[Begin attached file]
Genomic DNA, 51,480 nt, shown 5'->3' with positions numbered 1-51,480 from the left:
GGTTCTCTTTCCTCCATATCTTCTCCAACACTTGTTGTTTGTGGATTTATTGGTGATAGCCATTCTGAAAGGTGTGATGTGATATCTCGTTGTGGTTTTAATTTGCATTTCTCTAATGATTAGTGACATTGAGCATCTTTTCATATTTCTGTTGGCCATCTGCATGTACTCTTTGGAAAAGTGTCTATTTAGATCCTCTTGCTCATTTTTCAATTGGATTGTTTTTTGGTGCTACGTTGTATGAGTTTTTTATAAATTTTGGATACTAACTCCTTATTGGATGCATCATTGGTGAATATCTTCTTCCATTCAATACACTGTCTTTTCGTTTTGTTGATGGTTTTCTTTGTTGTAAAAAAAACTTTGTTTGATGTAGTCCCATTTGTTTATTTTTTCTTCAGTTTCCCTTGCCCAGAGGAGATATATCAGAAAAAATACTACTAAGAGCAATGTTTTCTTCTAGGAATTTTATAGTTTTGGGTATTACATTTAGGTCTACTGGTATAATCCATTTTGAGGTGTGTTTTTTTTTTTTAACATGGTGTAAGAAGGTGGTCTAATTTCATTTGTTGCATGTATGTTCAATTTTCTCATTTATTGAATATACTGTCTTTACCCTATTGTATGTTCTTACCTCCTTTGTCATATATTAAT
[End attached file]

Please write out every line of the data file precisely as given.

Genomic DNA, 51,480 nt, shown 5'->3' with positions numbered 1-51,480 from the left:
GGTTCTCTTTCCTCCATATCTTCTCCAACACTTGTTGTTTGTGGATTTATTGGTGATAGCCATTCTGAAAGGTGTGATGTGATATCTCGTTGTGGTTTTAATTTGCATTTCTCTAATGATTAGTGACATTGAGCATCTTTTCATATTTCTGTTGGCCATCTGCATGTACTCTTTGGAAAAGTGTCTATTTAGATCCTCTTGCTCATTTTTCAATTGGATTGTTTTTTGGTGCTACGTTGTATGAGTTTTTTATAAATTTTGGATACTAACTCCTTATTGGATGCATCATTGGTGAATATCTTCTTCCATTCAATACACTGTCTTTTCGTTTTGTTGATGGTTTTCTTTGTTGTAAAAAAAACTTTGTTTGATGTAGTCCCATTTGTTTATTTTTTCTTCAGTTTCCCTTGCCCAGAGGAGATATATCAGAAAAAATACTACTAAGAGCAATGTTTTCTTCTAGGAATTTTATAGTTTTGGGTATTACATTTAGGTCTACTGGTATAATCCATTTTGAGGTGTGTTTTTTTTTTTTAACATGGTGTAAGAAGGTGGTCTAATTTCATTTGTTGCATGTATGTTCAATTTTCTCATTTATTGAATATACTGTCTTTACCCTATTGTATGTTCTTACCTCCTTTGTCATATATTAAT